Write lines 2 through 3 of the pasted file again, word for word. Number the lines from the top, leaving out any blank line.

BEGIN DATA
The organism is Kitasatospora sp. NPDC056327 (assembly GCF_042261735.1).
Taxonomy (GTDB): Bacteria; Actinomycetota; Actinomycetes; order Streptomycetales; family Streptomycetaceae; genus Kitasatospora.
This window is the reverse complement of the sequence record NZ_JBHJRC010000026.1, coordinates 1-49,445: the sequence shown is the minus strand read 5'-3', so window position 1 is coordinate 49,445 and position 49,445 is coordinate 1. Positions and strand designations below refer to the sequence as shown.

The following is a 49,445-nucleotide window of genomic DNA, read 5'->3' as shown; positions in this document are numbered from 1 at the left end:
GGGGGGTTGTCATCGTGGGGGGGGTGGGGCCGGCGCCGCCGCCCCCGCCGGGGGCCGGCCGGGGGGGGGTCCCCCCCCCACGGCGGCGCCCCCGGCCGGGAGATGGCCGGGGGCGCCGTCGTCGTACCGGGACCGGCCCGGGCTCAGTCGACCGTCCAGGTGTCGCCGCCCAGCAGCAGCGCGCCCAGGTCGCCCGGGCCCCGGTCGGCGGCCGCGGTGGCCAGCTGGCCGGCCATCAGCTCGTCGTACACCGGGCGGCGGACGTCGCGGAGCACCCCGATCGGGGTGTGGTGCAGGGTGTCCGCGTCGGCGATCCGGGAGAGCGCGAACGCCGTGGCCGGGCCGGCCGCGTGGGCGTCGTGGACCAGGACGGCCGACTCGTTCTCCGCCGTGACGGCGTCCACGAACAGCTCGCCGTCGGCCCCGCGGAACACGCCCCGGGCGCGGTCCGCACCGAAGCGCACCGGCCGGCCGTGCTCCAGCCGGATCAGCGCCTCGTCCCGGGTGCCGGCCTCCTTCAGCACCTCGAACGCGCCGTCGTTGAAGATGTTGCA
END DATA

Taxonomy (GTDB): Bacteria; Actinomycetota; Actinomycetes; order Streptomycetales; family Streptomycetaceae; genus Kitasatospora.
This window is the reverse complement of the sequence record NZ_JBHJRC010000026.1, coordinates 1-49,445: the sequence shown is the minus strand read 5'-3', so window position 1 is coordinate 49,445 and position 49,445 is coordinate 1. Positions and strand designations below refer to the sequence as shown.